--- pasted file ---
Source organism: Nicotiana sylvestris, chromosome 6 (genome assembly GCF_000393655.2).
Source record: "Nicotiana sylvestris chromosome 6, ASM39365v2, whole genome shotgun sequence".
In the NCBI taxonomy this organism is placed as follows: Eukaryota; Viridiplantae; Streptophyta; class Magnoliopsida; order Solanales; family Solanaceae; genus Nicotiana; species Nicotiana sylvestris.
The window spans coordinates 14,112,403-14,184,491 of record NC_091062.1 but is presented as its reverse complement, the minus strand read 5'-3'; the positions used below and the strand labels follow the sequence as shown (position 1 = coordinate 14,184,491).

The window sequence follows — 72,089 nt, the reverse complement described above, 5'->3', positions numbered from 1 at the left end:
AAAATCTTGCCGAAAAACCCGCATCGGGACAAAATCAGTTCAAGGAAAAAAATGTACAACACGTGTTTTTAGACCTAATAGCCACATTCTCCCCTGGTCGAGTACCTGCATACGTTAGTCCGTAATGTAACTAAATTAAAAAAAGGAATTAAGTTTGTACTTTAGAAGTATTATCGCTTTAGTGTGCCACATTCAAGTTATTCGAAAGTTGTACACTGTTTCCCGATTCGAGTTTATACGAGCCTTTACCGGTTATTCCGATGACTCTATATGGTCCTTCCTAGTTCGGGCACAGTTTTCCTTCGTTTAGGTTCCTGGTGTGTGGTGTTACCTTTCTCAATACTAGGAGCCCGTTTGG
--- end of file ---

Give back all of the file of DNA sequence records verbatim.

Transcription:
Source organism: Nicotiana sylvestris, chromosome 6 (genome assembly GCF_000393655.2).
Source record: "Nicotiana sylvestris chromosome 6, ASM39365v2, whole genome shotgun sequence".
In the NCBI taxonomy this organism is placed as follows: Eukaryota; Viridiplantae; Streptophyta; class Magnoliopsida; order Solanales; family Solanaceae; genus Nicotiana; species Nicotiana sylvestris.
The window spans coordinates 14,112,403-14,184,491 of record NC_091062.1 but is presented as its reverse complement, the minus strand read 5'-3'; the positions used below and the strand labels follow the sequence as shown (position 1 = coordinate 14,184,491).

The window sequence follows — 72,089 nt, the reverse complement described above, 5'->3', positions numbered from 1 at the left end:
AAAATCTTGCCGAAAAACCCGCATCGGGACAAAATCAGTTCAAGGAAAAAAATGTACAACACGTGTTTTTAGACCTAATAGCCACATTCTCCCCTGGTCGAGTACCTGCATACGTTAGTCCGTAATGTAACTAAATTAAAAAAAGGAATTAAGTTTGTACTTTAGAAGTATTATCGCTTTAGTGTGCCACATTCAAGTTATTCGAAAGTTGTACACTGTTTCCCGATTCGAGTTTATACGAGCCTTTACCGGTTATTCCGATGACTCTATATGGTCCTTCCTAGTTCGGGCACAGTTTTCCTTCGTTTAGGTTCCTGGTGTGTGGTGTTACCTTTCTCAATACTAGGAGCCCGTTTGG